Willis, K.J., Bailey R.M., Bhagwat S.A. and Birks H.J.B. (2010) Biodiversity baselines, thresholds and resilience: testing predictions and assumptions using palaeoecological data. Trends in Ecology and Evolution, 25(10): 583-591.
Willis, K.J. and Bhagwat, S.A. (2010) Questions of importance to the conservation of global biological diversity: answers from the past. Climate of the Past, 6: 1139-1162.
Willis, K.J., Bennett, K.D., Bhagwat, S.A. and Birks, H.J.B. (2010) 4°C and beyond: what did this mean for biodiversity in the past? Systematics and Biodiversity, 8(1): 3-9.
Garcia, C.A., Bhagwat, S.A., Ghazoul, G., Nath, C.D., Nanaya, K.M., Kushalappa, C.G., Raghuramulu, Y., Nasi, R. and Vaast, P. (2010) Biodiversity Conservation in Agricultural Landscapes: Challenges and Opportunities of Coffee Agroforests in the Western Ghats, India. Conservation Biology, 24(2): 479-488.
Khan, M.S. and Bhagwat, S.A. (2010) Protected Areas: A Resource or Constraint for Local People? A Study at Chitral Gol National Park, North-West Frontier Province, Pakistan. Mountain Research and Development, 30(1): 14-24.
Willis, K.J. and Bhagwat, S.A. (2009) Biodiversity and Climate Change. Science, 326(5954): 806-807.
Bhagwat, S.A. (2009) Ecosystem Services and Sacred Natural Sites: Reconciling Material and Non-material Values in Nature Conservation. Environmental Values, 18: 417-427.
Bhagwat, S. and Palmer, M. (2009) Conservation: the world's religions can help. Nature, 461(7260): 37.
Binney, H.A., Willis, K.J., Edwards, M.E., Bhagwat, S.A. et al. (2009) The distribution of late-Quaternary woody taxa in northern Eurasia: evidence from a new macrofossil database. Quaternary Science Reviews, 28(23-24): 2445-2464.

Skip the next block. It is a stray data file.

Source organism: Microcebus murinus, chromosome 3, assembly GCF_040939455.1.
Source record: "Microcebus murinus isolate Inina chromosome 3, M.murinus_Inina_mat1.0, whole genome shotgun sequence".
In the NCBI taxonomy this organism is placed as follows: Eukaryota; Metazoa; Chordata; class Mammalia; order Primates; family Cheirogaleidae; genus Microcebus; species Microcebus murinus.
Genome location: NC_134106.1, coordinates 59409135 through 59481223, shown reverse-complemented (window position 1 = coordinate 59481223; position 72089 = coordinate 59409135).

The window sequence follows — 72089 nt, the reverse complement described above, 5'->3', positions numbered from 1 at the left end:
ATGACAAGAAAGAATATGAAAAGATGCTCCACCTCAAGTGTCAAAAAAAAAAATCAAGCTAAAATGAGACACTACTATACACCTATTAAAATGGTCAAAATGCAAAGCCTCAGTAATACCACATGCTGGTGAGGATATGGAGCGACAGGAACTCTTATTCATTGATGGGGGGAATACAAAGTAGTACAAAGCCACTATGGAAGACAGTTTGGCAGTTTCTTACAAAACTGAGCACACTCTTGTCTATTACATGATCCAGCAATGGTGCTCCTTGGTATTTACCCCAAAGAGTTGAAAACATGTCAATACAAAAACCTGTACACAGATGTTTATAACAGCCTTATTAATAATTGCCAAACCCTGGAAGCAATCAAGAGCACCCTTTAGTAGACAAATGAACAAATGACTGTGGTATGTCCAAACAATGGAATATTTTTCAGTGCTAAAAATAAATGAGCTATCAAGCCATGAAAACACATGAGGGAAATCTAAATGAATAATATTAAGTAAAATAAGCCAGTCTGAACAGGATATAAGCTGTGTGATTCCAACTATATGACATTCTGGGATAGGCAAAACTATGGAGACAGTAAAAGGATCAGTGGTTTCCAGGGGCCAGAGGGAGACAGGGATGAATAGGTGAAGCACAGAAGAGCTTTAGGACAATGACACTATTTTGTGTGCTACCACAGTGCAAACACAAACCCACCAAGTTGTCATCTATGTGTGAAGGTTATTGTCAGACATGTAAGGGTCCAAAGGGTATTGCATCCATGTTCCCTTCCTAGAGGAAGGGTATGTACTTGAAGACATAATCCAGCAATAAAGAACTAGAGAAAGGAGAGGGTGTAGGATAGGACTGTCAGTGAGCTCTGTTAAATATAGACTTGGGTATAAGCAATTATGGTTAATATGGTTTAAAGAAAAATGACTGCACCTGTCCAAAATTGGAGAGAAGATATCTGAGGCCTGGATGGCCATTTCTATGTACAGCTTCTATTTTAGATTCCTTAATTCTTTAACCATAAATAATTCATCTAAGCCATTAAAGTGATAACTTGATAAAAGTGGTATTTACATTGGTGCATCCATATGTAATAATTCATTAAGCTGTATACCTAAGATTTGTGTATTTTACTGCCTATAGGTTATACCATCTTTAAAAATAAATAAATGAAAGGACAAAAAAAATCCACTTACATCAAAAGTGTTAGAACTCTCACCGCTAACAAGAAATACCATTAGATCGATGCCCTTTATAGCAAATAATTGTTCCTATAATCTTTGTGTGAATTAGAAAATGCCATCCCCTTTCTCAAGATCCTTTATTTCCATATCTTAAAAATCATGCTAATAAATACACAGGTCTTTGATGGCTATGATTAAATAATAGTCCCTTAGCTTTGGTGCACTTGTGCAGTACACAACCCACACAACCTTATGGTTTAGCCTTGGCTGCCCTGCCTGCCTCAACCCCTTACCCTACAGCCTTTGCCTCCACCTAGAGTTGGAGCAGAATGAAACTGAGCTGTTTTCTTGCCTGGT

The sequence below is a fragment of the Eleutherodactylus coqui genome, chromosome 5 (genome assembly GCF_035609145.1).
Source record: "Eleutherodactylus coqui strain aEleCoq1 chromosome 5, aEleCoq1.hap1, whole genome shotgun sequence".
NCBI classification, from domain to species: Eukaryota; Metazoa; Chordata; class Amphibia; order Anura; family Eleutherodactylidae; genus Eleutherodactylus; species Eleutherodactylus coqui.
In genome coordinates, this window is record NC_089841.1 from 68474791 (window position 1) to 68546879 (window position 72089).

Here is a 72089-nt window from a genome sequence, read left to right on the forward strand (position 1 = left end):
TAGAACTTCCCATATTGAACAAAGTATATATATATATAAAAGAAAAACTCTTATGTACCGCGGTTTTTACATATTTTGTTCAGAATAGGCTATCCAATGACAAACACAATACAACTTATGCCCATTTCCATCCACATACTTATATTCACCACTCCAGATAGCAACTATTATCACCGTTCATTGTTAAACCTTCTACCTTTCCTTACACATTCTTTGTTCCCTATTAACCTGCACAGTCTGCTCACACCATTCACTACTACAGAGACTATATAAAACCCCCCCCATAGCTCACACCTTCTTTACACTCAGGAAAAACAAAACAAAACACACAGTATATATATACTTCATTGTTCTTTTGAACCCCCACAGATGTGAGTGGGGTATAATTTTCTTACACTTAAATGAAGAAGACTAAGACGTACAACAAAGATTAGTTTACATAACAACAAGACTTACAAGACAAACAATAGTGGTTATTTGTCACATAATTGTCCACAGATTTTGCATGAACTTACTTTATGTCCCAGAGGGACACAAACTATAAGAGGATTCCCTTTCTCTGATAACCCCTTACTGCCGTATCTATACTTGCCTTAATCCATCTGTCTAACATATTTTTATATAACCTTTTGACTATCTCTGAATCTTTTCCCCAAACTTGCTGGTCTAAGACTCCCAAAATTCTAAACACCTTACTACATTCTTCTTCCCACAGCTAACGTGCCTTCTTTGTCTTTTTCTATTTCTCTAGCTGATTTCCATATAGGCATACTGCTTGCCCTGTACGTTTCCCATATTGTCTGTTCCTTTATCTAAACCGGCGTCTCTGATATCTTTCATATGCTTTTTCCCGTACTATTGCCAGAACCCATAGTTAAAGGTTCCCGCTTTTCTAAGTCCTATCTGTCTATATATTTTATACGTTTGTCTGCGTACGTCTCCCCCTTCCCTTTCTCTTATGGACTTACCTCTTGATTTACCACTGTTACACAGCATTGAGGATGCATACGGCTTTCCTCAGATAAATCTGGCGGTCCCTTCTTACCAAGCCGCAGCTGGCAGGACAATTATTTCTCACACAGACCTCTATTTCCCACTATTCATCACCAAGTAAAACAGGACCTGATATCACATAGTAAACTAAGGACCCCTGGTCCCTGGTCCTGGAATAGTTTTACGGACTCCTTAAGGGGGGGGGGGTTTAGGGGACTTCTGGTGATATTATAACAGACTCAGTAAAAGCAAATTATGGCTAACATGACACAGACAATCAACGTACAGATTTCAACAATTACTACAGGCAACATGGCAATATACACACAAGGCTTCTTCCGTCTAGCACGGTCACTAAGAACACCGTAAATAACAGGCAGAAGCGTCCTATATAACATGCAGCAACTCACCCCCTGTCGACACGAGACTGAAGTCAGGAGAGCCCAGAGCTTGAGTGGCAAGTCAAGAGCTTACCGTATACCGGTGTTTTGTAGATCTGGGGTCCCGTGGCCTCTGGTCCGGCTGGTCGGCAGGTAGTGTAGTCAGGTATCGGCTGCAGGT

Bhagwat, S.A. and Willis, K.J. (2009) Conservation in Oil-Palm Landscapes. Conservation Biology, EarlyView.
Bhagwat, S.A. and Willis, K.J. (2008) Agroforestry as a Solution to the Oil-Palm Debate. Conservation Biology, 22(6): 1368-1369.
Bhagwat, S.A., Willis, K.J., Birks, H.J.B. and Whittaker, R.J. (2008) Agroforestry: A refuge for tropical biodiversity? Trends in Ecology & Evolution, 23(5): 261-267.
Bhagwat, S.A. and Willis, K.J. (2008) Species persistence in northerly glacial refugia of Europe: a matter of chance or biogeographical traits? Journal of Biogeography, 35(3): 464-482.
Bhagwat, S.A. (2007) Church forests in Ethiopia: the author replies. Frontiers in Ecology and the Environment, 5(2): 66-67.
Bhagwat, S.A. and C. Rutte (2006) Sacred groves: potential for biodiversity managment. Frontiers in Ecology and the Environment, 4(10): 519-524.
Brown, N.D., S.A. Bhagwat, S.C. Watkinson (2006) Macrofungal diversity in fragmented and disturbed forests of the Western Ghats of India. Journal of Applied Ecology, 43: 11-17.
Bhagwat, S.A., C.G. Kushalappa P.H. Williams & N.D. Brown (2005b) A landscape approach to biodiversity conservation of sacred groves in the Western Ghats of India. Conservation Biology, 19(6): 1853-1862.
Bhagwat, S.A., C.G. Kushalappa P.H. Williams & N.D. Brown (2005a) The role of informal protected areas in maintaining biodiversity in the Western Ghats of India. Ecology and Society, 10(1): 8.
Jones, A.C., R.J. White, W.A. Gray, F.A. Bisby, N. Caithness, N. Pittas, X.B. Xu, T. Sutton, N.J. Fiddian, A. Culham, M. Scoble, P. Williams, O. Bromley, P. Brewer, C. Yesson, and S. Bhagwat (2005) Building a Biodiversity GRID. Lecture Notes in Computer Science, 3370: 140-151.
Bhagwat, S.A. and C.G. Kushalappa (2004) Sacred groves of Kodagu, Western Ghats: need for landscape approaches in conservation management. Sahyadri E-News Issue 8.
Boraiah, K.T., Vasudeva, R., Bhagwat, S.A., Kushalappa, C.G. (2003) Do informally managed sacred groves have higher richness and regeneration of medicinal plants than state-managed reserve forests? Current Science, 84(6): 804-808.
Boraiah, K.T., Bhagwat, S., Kushalappa, C.G., Vasudeva, R. (2002) Regeneration of threatened flora among the sacred groves of Kodagu, Karnataka, South India. Myforest, 38: 123-128.
Bhagwat, S., N. Brown, T. Evans, S. Jennings, P. Savill (2001) Parks and factors in their success. Science, 293: 1045-1047.